Vital Signs Winter 2021
From the Dean: Winter 2021
Weber, Valerie

2020, I believe most will agree, was a year like no other. Not only did we face a pandemic, which caused dramatic changes to how we see patients, teach, learn, work and live, we witnessed tragedies of social injustice and a divisive presidential election. There are no words to describe the pace of change and the number of issues our world has faced. 

The Wright State University Boonshoft School of Medicine (BSOM) community should be proud of all that has been accomplished during this turbulent period. Whether changing curricula and courses on a dime, creating new processes on the fly to continue research and other essential functions of the school, or providing outstanding, compassionate patient care, we have simply not missed a beat. 

In this issue of Vital Signs, we focus our attention on COVID-19 and how the BSOM community is making significant contributions to fighting this disease, assisting the community around us and the world at large. Faculty, students and alumni from BSOM have been involved with COVID-19 from testing to vaccinating, and all points in between. We have collaborated with each other and those outside our community during this pandemic to provide solutions and support.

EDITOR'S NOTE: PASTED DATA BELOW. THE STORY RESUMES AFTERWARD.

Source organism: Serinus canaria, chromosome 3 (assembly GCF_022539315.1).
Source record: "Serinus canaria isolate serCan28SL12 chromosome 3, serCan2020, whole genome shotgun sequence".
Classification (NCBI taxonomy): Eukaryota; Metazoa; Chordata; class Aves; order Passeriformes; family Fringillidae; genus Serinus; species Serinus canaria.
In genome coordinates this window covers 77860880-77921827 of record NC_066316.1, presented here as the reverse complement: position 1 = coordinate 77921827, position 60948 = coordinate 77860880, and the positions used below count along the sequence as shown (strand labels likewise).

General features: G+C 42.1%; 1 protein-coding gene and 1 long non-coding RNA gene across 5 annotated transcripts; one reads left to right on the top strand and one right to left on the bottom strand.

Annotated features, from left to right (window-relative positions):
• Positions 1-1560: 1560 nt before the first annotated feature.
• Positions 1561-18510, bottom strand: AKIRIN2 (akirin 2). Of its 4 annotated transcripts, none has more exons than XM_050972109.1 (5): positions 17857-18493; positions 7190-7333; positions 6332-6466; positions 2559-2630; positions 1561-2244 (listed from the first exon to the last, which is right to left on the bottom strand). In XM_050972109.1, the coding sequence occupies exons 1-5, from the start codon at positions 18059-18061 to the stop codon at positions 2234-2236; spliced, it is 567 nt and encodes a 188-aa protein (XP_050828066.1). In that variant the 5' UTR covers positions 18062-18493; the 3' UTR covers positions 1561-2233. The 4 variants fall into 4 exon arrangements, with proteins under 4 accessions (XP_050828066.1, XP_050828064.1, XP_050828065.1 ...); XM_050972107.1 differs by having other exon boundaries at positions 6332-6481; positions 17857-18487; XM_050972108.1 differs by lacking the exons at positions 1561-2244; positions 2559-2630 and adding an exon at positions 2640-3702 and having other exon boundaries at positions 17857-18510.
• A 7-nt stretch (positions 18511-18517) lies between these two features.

Wright State University students from all across campus, aided by BSOM students and the Department of Population and Public Health Sciences, provided contact tracing support to area public health departments. You will read about a resident who organized a virtual symposium, attended by over 150 Dayton-area medical professionals, which provided critical information about COVID-19 vaccines and ways to overcome vaccine hesitancy. We also share a story about our students who helped to get those vaccines in arms at local COVID-19 vaccine clinics.